Tuesday, February 12, 2020
|I decided to take a walk and check out the Ocotillos|
in out neighborhood. All special in their own way.
|Their name in Spanish means "little torch". Ocotillos are|
named after the cluster of fiery red flowers at the end of
their stems that are found there from about March to June.
| On average they live about 60 years and can grow up to 20 feet. |
Even in death they are beautiful and have wicked looking thorns.
|I had taken a walk to see the Ocotillos while waiting for|
friends, Joanne and Bob to arrive. I did not realize just how
far I had wondered until I could see their white truck in the
distance. As I walked up I could see them all saying hello.
Joanne and I had been in touch earlier in the day and we were thrilled when they decided to take a ride out and find us. We met this wonderful couple in December and thoroughly enjoy spending time with them. It was such a great way to spend the afternoon sitting out in the sunshine catching up and chatting about this and that. Even Higgins seemed to enjoy his time out here. They were able to give him the freedom to roam within sight. Always nice for a dog not to have to be on a leach for a bit. The afternoon just flew by, something that always seems to happen when you are enjoying the company you are with. We made plans to meet for a little browsing/shopping and lunch in Mexico so that is something we are looking forward to.
|I even thought about taking a picture while they were still here.|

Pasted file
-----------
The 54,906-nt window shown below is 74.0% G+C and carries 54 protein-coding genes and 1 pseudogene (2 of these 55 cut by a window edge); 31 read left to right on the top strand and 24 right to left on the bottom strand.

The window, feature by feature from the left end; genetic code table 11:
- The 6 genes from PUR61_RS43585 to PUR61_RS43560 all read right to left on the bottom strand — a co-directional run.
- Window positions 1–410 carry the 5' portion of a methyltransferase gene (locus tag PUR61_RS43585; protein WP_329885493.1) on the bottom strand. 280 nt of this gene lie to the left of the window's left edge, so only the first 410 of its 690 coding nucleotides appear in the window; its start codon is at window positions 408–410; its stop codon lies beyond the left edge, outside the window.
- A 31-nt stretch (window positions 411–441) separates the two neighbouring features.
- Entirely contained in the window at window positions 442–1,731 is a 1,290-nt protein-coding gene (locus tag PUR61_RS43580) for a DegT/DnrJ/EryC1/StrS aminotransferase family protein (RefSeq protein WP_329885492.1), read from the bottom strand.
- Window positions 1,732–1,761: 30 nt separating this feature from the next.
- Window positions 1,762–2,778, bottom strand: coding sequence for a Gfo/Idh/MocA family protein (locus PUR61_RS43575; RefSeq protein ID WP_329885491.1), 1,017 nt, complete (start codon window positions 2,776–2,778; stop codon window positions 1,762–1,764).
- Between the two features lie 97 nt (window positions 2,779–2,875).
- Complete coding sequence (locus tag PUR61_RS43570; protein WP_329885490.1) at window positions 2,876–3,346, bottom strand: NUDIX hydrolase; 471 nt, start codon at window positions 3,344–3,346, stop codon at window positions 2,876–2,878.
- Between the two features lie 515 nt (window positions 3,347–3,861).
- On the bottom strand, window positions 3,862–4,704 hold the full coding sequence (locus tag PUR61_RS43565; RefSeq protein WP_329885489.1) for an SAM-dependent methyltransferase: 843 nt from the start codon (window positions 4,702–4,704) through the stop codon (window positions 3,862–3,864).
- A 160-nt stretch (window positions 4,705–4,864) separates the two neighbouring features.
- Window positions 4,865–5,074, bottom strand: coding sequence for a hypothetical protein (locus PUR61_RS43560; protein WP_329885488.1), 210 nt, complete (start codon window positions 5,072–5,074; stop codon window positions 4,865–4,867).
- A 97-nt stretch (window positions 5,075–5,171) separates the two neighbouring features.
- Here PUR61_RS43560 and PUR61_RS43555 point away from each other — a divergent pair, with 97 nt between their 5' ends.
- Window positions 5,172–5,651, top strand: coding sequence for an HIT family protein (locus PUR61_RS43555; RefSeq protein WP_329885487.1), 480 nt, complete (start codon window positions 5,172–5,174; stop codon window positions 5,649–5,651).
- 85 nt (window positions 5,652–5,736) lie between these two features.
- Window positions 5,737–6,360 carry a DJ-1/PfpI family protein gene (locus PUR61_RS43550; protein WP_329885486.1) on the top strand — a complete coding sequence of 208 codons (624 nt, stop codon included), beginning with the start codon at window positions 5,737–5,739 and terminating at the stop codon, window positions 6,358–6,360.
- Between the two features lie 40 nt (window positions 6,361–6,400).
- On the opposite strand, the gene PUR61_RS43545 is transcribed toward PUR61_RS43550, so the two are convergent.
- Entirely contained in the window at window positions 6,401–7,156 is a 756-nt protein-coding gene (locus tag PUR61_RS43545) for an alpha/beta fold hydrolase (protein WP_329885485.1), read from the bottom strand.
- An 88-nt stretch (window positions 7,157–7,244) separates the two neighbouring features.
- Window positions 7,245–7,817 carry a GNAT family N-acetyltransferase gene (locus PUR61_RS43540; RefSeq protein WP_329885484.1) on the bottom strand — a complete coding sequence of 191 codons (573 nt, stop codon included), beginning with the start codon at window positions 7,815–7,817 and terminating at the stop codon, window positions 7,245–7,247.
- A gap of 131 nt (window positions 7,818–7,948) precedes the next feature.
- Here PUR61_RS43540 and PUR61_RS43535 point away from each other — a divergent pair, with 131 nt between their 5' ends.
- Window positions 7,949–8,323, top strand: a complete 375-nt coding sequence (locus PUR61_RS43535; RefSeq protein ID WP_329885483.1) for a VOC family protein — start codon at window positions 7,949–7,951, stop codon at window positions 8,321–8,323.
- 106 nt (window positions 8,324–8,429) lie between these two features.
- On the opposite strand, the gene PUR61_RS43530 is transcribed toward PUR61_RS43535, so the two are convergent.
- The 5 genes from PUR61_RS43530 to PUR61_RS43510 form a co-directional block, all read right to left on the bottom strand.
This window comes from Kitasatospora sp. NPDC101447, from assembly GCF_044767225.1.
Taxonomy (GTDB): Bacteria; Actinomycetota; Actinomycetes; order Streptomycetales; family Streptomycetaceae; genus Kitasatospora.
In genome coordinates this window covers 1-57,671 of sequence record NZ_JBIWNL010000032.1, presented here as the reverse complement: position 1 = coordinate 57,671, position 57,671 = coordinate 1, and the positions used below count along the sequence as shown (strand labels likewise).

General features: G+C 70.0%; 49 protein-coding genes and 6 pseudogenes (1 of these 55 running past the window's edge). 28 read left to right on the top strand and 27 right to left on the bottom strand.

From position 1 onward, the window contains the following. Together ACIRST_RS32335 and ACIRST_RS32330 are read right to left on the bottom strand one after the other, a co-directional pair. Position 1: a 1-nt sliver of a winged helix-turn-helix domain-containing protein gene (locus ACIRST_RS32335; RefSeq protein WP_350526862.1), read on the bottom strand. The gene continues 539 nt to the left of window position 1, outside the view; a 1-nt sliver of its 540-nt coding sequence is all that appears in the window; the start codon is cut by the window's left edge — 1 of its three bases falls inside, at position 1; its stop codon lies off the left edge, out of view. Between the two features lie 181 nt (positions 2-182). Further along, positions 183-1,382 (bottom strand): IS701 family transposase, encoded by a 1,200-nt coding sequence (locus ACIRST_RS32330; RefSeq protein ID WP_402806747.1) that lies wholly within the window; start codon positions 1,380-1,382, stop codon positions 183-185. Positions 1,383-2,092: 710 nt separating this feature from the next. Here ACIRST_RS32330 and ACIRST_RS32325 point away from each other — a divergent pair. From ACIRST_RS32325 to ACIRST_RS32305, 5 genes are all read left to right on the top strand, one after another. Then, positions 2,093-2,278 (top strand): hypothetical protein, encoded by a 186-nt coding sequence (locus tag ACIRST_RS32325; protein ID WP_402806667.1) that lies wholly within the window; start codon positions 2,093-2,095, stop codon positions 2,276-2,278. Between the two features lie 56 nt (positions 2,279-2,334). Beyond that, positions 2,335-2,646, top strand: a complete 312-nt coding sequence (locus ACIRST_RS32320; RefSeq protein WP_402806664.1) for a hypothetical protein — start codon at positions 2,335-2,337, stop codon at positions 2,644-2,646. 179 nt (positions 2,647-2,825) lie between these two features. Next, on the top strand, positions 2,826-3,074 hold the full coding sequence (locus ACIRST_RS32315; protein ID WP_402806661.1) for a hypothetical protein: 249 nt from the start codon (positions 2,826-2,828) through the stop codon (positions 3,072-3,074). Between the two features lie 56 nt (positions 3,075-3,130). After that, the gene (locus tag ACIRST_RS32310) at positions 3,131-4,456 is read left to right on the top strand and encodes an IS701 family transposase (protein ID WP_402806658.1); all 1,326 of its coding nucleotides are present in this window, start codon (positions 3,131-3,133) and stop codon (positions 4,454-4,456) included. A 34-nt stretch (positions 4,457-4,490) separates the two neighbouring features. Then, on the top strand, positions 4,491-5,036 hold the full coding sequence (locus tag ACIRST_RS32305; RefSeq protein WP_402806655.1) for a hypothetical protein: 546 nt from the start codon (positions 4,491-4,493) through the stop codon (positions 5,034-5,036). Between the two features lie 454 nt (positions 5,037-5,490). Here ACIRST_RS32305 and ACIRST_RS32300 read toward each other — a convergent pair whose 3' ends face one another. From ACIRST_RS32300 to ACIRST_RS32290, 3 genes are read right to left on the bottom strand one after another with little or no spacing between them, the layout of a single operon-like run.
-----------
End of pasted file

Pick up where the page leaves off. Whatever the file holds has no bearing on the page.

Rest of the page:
Left to right: Joanne, Tom, Bob, and myself.
Higgins in the middle.
|After they left I decided to continue checking out |
the Ocotillos around us.
|They may have thorns and the ability to survive in the desert,|
but they are not a cactus. They are part of the Fourquieria
Family, which consists of 11 species of desert plants.
|The Ocotillo also provides a dependable food source for|
hummingbirds. The tube-like shape of the ocotillo flowers
makes it easier for the hummingbird to get nectar with its
beak, in turn the hummingbird helps pollinate the flower.
The Ocotillo is my favorite desert plant and in the article online where I found the above information It described it as one of the tallest weirdest plants in the desert that does not even know its a shrub. What looks like a bunch of sticks standing straight toward the sky is actually a collection of long spiny stems that leaf during times of rain and flower spectacularly in the springtime.
|Finally remembered to put the Hummingbird feeder|
I found at the Dollar Tree out.
|We have two Hummingbirds competing for the feeder.|
These may be pictures of each of them or both of the same one.
|Two more Ocotillos in the neighborhood with the Cargo|
Muchacho Mountains in the background.
|The Stinger "B" in the fading light.|
|Watching the sun set on what was a very good day.|
Wednesday, February 13, 2020
Another day filled with with blue skies and sun shine. Another day filled with relaxing quiet.
|Shadows on the Cargo Muchacho Mountains as the sun|
starts its decent in the West.
|Looking towards the Northwest|
|and the East as the sun sets.|
|The sun's light was beautiful on this cloud as it set tonight.|
|A train going by with the Imperial Sand Dunes in the|
background. In the morning the dunes are a golden brown
in the evening light,, from where we are, they take on
different shades of grey.
|There is dust in the distance.|
|Another beautiful sunset to end our day.|
|While watching the sunset I came upon this cactus.|
It looked like a type of cholla to me.
|A small grey Ocotillo in the sunset.|
|Sad to see but part of the circle of life.|
|The sun has left our sight for today.|
|The Hummingbirds were back|
|Good night from our home to yours.|
|Fifty Years and His Record|
is intact. Thank you, Tom!
We are glad you stopped by!
If you have time to leave a comment we would enjoy hearing from you.